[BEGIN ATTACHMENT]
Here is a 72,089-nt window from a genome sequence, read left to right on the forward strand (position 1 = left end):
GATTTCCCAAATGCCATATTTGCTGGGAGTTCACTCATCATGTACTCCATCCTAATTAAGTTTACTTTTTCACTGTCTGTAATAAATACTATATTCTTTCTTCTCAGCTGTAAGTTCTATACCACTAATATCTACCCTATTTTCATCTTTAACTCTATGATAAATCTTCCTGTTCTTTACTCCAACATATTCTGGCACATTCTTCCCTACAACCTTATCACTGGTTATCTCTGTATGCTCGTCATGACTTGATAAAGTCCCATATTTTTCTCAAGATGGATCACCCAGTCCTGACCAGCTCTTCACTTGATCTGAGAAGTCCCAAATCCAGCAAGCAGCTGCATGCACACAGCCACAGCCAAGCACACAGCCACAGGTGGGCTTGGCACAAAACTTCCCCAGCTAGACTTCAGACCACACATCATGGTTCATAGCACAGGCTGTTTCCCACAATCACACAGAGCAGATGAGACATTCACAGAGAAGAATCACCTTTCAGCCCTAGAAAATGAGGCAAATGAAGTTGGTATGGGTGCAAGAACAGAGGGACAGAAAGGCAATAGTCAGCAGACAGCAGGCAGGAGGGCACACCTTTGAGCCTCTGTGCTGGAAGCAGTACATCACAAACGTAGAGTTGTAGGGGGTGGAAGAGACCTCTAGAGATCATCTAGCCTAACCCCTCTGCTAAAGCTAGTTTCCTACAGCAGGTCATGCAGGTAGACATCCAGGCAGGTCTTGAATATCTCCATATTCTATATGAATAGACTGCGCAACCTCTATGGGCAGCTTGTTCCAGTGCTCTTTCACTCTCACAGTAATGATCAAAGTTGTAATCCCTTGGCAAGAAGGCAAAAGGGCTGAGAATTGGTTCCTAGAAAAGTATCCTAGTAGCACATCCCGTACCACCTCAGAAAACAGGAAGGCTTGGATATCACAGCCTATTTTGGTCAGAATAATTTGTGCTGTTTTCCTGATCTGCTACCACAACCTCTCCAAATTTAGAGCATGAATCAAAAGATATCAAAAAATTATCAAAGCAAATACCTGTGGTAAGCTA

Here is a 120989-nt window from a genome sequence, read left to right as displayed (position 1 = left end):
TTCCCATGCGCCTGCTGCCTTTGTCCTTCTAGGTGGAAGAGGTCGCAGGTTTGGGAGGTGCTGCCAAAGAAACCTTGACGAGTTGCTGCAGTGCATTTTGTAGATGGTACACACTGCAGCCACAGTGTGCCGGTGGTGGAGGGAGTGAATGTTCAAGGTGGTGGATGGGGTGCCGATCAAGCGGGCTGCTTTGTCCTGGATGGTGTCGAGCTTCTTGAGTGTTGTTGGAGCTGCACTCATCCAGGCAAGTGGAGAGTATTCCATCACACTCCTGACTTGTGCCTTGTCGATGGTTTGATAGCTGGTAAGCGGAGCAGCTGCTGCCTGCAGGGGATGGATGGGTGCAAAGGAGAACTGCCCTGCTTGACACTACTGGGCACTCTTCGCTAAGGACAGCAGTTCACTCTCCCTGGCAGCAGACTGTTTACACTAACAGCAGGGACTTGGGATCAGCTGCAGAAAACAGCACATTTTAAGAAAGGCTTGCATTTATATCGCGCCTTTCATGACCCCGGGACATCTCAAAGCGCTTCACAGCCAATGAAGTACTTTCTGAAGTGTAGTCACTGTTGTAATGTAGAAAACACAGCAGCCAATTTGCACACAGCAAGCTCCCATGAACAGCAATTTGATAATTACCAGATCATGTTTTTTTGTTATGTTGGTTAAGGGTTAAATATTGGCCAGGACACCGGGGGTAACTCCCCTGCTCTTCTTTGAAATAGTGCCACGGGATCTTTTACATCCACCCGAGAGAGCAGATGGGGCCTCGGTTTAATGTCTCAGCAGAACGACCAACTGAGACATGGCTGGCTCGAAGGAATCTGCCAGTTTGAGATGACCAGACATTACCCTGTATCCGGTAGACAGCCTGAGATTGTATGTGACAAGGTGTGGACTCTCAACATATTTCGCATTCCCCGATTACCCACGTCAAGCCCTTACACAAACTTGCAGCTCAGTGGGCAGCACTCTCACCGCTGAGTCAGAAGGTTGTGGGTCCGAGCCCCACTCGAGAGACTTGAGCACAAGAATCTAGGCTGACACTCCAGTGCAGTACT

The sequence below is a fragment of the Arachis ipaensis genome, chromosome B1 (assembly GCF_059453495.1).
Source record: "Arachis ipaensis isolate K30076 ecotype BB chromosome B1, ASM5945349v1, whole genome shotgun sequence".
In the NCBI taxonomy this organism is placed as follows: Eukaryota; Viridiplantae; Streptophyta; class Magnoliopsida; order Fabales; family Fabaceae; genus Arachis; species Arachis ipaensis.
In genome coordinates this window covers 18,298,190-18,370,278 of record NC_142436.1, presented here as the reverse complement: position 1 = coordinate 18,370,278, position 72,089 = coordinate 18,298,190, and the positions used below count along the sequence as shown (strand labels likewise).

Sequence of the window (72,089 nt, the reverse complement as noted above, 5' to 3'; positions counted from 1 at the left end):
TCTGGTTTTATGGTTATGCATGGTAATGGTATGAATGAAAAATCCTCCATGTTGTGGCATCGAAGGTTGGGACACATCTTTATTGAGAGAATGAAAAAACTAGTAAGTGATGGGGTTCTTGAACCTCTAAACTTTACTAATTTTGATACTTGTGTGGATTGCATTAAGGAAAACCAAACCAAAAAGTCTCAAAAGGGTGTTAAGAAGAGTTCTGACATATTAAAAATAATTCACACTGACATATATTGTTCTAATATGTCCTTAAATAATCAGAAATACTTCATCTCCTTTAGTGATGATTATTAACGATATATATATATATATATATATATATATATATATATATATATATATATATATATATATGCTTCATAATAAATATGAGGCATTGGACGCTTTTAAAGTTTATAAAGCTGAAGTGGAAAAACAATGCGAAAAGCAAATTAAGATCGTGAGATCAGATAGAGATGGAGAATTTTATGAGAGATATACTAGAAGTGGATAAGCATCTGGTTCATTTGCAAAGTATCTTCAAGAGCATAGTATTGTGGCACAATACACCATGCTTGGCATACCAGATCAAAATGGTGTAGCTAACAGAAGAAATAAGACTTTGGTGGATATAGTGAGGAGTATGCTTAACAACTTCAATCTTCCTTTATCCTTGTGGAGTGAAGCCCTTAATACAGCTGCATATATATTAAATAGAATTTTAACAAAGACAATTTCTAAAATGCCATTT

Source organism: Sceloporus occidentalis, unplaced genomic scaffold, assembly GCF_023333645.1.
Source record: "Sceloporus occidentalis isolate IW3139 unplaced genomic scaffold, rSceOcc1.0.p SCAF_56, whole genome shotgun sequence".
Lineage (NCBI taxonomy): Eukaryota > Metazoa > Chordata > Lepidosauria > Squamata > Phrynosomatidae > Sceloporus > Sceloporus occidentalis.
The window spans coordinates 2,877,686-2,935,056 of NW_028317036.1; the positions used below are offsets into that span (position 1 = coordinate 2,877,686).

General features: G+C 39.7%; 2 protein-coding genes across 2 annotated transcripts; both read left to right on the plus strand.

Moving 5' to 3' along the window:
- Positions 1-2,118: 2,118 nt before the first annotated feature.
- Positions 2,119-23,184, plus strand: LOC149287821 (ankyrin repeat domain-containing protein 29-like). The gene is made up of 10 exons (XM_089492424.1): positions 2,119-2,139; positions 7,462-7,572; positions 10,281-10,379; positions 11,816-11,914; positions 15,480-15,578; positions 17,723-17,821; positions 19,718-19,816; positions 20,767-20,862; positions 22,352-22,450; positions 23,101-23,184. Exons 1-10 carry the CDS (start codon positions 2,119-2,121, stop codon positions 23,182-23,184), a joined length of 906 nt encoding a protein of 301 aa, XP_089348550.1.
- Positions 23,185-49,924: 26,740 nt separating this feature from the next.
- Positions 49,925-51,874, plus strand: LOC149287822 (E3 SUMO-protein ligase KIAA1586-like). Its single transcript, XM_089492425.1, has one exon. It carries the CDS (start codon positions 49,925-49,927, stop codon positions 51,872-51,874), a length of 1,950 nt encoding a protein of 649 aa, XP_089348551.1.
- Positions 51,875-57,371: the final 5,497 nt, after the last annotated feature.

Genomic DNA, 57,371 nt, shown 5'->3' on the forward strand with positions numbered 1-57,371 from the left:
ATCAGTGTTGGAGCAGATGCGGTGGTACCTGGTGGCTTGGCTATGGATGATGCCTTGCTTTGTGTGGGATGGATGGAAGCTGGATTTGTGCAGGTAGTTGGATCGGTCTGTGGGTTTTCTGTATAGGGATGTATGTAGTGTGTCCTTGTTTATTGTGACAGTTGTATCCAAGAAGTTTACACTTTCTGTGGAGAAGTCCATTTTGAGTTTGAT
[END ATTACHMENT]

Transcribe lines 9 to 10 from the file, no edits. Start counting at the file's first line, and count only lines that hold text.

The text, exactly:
Sequence of the window (72,089 nt, the reverse complement as noted above, 5' to 3'; positions counted from 1 at the left end):
TCTGGTTTTATGGTTATGCATGGTAATGGTATGAATGAAAAATCCTCCATGTTGTGGCATCGAAGGTTGGGACACATCTTTATTGAGAGAATGAAAAAACTAGTAAGTGATGGGGTTCTTGAACCTCTAAACTTTACTAATTTTGATACTTGTGTGGATTGCATTAAGGAAAACCAAACCAAAAAGTCTCAAAAGGGTGTTAAGAAGAGTTCTGACATATTAAAAATAATTCACACTGACATATATTGTTCTAATATGTCCTTAAATAATCAGAAATACTTCATCTCCTTTAGTGATGATTATTAACGATATATATATATATATATATATATATATATATATATATATATATATATATATATATATGCTTCATAATAAATATGAGGCATTGGACGCTTTTAAAGTTTATAAAGCTGAAGTGGAAAAACAATGCGAAAAGCAAATTAAGATCGTGAGATCAGATAGAGATGGAGAATTTTATGAGAGATATACTAGAAGTGGATAAGCATCTGGTTCATTTGCAAAGTATCTTCAAGAGCATAGTATTGTGGCACAATACACCATGCTTGGCATACCAGATCAAAATGGTGTAGCTAACAGAAGAAATAAGACTTTGGTGGATATAGTGAGGAGTATGCTTAACAACTTCAATCTTCCTTTATCCTTGTGGAGTGAAGCCCTTAATACAGCTGCATATATATTAAATAGAATTTTAACAAAGACAATTTCTAAAATGCCATTT